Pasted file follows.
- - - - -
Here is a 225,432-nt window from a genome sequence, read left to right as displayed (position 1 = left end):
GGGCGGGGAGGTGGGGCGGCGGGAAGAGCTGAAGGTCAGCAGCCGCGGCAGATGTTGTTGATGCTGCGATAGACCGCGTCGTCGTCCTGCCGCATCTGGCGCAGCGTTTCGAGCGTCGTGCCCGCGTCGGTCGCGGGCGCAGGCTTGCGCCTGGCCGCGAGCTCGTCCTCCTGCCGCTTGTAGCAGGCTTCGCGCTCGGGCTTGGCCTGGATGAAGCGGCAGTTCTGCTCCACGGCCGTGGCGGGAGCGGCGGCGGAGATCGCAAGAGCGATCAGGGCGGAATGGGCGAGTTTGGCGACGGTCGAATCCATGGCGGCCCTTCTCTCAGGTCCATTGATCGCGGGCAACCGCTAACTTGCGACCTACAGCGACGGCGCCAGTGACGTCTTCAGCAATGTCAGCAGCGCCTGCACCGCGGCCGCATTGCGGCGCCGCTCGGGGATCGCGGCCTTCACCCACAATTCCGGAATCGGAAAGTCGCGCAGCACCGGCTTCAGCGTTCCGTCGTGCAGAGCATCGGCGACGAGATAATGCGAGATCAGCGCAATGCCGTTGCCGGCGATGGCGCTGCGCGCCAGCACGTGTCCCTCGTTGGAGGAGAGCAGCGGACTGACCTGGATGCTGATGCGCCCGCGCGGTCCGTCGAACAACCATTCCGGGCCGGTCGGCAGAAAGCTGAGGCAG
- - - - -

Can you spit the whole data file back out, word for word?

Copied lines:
Here is a 225,432-nt window from a genome sequence, read left to right as displayed (position 1 = left end):
GGGCGGGGAGGTGGGGCGGCGGGAAGAGCTGAAGGTCAGCAGCCGCGGCAGATGTTGTTGATGCTGCGATAGACCGCGTCGTCGTCCTGCCGCATCTGGCGCAGCGTTTCGAGCGTCGTGCCCGCGTCGGTCGCGGGCGCAGGCTTGCGCCTGGCCGCGAGCTCGTCCTCCTGCCGCTTGTAGCAGGCTTCGCGCTCGGGCTTGGCCTGGATGAAGCGGCAGTTCTGCTCCACGGCCGTGGCGGGAGCGGCGGCGGAGATCGCAAGAGCGATCAGGGCGGAATGGGCGAGTTTGGCGACGGTCGAATCCATGGCGGCCCTTCTCTCAGGTCCATTGATCGCGGGCAACCGCTAACTTGCGACCTACAGCGACGGCGCCAGTGACGTCTTCAGCAATGTCAGCAGCGCCTGCACCGCGGCCGCATTGCGGCGCCGCTCGGGGATCGCGGCCTTCACCCACAATTCCGGAATCGGAAAGTCGCGCAGCACCGGCTTCAGCGTTCCGTCGTGCAGAGCATCGGCGACGAGATAATGCGAGATCAGCGCAATGCCGTTGCCGGCGATGGCGCTGCGCGCCAGCACGTGTCCCTCGTTGGAGGAGAGCAGCGGACTGACCTGGATGCTGATGCGCCCGCGCGGTCCGTCGAACAACCATTCCGGGCCGGTCGGCAGAAAGCTGAGGCAG